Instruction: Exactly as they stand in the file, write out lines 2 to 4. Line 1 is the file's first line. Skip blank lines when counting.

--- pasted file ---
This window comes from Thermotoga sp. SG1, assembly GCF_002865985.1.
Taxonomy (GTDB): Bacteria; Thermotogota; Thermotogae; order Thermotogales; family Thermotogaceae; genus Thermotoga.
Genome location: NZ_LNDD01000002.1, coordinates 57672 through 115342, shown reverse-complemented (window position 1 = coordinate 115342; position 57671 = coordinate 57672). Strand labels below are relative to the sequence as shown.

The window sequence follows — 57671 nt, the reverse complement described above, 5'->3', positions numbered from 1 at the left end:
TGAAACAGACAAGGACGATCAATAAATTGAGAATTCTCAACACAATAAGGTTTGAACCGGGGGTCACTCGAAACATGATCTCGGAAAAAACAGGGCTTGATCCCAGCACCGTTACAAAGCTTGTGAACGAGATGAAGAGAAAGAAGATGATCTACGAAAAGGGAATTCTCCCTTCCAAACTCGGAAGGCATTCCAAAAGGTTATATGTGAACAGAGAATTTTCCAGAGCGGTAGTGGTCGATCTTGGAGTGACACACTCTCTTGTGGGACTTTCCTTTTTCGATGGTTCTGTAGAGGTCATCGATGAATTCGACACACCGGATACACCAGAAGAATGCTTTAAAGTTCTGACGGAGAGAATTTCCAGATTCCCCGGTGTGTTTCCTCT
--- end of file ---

Taxonomy (GTDB): Bacteria; Thermotogota; Thermotogae; order Thermotogales; family Thermotogaceae; genus Thermotoga.
Genome location: NZ_LNDD01000002.1, coordinates 57672 through 115342, shown reverse-complemented (window position 1 = coordinate 115342; position 57671 = coordinate 57672). Strand labels below are relative to the sequence as shown.

The window sequence follows — 57671 nt, the reverse complement described above, 5'->3', positions numbered from 1 at the left end: